`

Chlamydia, gonorrhoea and syphilis cases on the up in the North East

The number of STIs diagnosed in the North East last year has gone up.
The number of STIs diagnosed in the North East last year has gone up.

More than 18,000 sexually transmitted infections (STIs) were diagnosed in the North East last year.

New data revealed by Public Health England today shows that the number of diagnoses across the region is up 2% from 2016.

2017 saw 18,121 STIs diagnosed. The previous year's figure was 17,698.

Increases have been seen in case numbers for chlamydia, gonorrhoea, herpes and syphilis - for which there has been a 28% rise in new diagnoses from 161 in 2016 to 206 in 2017.

The majority of these cases are in men, where figures have increased sharply from 135 in 2016 to 170 in 2017.

Sixty-five per cent of all syphilis cases in 2017 were in men who have sex with men.

Chlamydia continues to be the most common STI, making up 53% of all new diagnoses in the North East.

The data reveals that gonorrhoea diagnoses also continue to rise. There were 1,815 new diagnoses in 2017 compared to 1,747 in 2016 – an increase of 4% whilst figures for herpes have also risen by 5%.

Genital warts were the only infection in the North East where numbers of cases had declined from 3,056 in 2016 to 2,819 in 2017 – a fall of 8% - which is likely to be due to the successful implementation of HPV vaccination programme in girls aged 12 to 13 years.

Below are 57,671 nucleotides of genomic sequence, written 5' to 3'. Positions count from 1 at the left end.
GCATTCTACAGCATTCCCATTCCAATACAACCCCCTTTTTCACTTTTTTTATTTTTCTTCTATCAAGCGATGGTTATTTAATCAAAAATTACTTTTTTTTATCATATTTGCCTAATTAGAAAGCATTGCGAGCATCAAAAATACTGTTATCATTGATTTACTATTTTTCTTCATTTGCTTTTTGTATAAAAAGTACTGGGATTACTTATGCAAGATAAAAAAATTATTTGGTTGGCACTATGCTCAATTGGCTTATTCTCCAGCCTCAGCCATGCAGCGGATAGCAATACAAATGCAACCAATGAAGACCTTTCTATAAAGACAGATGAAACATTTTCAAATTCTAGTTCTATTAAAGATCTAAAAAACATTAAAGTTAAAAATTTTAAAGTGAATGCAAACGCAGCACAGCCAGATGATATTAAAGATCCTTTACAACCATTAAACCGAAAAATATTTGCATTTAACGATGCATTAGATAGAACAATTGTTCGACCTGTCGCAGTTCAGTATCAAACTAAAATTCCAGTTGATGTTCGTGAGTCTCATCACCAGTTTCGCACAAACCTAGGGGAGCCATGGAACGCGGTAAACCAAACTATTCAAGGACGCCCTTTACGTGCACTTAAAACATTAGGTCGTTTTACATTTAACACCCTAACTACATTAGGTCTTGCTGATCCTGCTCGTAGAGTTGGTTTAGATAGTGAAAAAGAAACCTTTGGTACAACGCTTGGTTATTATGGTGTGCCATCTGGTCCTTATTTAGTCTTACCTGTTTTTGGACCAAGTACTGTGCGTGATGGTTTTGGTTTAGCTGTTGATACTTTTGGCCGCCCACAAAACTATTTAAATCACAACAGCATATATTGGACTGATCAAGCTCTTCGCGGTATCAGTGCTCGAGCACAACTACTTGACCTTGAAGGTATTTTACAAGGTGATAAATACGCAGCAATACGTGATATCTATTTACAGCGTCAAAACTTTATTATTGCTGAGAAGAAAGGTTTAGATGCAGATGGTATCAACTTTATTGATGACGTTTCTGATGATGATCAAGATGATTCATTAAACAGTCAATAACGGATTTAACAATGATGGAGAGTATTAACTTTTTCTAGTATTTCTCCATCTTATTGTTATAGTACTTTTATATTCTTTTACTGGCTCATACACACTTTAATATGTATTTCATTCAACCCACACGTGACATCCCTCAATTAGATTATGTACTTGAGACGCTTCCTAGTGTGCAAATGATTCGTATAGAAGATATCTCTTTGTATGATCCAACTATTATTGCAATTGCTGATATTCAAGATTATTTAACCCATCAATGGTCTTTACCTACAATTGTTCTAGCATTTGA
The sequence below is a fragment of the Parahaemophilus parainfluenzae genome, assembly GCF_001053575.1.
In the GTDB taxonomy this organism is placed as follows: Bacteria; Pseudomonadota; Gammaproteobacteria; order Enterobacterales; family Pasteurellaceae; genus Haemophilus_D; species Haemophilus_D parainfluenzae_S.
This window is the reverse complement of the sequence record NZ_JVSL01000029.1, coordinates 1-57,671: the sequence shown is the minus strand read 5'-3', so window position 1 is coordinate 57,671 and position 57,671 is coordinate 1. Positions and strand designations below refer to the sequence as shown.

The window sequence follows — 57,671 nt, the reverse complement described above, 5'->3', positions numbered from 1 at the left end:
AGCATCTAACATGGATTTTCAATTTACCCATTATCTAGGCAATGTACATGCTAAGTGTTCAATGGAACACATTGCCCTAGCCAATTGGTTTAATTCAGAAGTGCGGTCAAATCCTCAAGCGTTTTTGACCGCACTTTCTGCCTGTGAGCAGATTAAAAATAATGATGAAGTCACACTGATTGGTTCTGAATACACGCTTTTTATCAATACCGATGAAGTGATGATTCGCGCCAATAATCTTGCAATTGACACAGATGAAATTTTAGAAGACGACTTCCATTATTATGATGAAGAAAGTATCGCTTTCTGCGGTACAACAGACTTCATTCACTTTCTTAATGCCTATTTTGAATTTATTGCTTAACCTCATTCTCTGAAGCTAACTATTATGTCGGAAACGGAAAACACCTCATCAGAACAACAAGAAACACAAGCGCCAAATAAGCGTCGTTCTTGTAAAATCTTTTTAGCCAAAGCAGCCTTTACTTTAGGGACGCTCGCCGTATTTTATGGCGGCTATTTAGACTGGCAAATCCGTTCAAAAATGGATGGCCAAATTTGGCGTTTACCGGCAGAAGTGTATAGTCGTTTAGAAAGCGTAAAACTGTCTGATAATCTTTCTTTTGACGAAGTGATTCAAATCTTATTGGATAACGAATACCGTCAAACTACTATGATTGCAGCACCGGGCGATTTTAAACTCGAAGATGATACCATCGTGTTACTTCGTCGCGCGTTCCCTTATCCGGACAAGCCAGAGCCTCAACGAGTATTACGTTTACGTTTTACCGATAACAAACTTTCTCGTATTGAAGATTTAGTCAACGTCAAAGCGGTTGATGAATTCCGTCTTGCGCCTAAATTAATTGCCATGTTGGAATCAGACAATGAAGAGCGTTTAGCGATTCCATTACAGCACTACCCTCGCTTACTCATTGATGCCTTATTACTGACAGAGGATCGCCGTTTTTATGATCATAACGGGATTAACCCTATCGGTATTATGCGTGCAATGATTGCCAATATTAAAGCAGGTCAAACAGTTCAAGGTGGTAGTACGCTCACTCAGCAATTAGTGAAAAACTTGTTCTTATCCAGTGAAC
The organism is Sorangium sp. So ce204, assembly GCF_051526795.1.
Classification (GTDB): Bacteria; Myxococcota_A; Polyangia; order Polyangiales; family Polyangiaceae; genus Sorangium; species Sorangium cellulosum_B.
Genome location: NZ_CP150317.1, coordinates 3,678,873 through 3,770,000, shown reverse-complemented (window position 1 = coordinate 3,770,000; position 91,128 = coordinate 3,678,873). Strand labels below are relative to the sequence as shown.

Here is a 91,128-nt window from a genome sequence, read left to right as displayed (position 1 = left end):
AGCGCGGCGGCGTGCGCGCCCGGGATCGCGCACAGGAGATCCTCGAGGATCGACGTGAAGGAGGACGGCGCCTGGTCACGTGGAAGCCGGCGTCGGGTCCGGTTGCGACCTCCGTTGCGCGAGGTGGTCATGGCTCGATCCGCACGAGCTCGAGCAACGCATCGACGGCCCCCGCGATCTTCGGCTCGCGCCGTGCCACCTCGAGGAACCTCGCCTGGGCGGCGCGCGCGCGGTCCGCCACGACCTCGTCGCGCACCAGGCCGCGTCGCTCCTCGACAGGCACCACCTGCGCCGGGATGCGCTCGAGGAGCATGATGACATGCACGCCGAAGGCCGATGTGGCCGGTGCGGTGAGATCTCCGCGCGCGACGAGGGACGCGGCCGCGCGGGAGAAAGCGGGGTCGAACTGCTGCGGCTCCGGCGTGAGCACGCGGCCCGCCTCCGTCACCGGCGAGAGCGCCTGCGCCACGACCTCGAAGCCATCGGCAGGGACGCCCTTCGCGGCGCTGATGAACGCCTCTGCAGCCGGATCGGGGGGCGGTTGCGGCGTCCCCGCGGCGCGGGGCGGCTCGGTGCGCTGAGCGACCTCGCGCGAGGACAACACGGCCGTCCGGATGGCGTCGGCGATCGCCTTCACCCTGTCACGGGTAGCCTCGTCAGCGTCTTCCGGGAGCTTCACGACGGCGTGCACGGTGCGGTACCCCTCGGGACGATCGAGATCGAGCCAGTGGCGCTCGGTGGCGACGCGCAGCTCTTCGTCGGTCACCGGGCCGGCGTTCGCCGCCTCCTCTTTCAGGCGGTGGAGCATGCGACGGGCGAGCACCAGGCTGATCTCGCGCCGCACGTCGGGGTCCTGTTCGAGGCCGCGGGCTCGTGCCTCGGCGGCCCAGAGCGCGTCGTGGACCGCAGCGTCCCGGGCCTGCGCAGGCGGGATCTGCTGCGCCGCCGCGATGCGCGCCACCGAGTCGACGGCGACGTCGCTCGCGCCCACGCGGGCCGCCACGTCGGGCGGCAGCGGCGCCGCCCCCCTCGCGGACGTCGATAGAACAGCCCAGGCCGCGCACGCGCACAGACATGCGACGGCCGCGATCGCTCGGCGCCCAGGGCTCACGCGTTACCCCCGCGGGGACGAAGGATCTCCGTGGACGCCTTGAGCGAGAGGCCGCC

Dr Kirsty Foster for Public Health England North East said: "These latest figures make stark reading and show that, in common with the rest of the UK, poor sexual health continues to be a serious problem in the North East.

"The increases in new diagnosis coupled with a dip in attendance at sexual health clinics is of particular concern.

“A number of regions around the country have seen falls in attendance, but the fall in the North East is the largest (4.9%).

"We are working with partners to understand these changes in patterns of attendance and how best we can work together to address any problems identified."

Dr Foster also stressed that these STIs are preventable - so it is crucial that Public Health England continues to communicate messages about sex safe, the importance of wearing a condom and getting checked out after unprotected sex.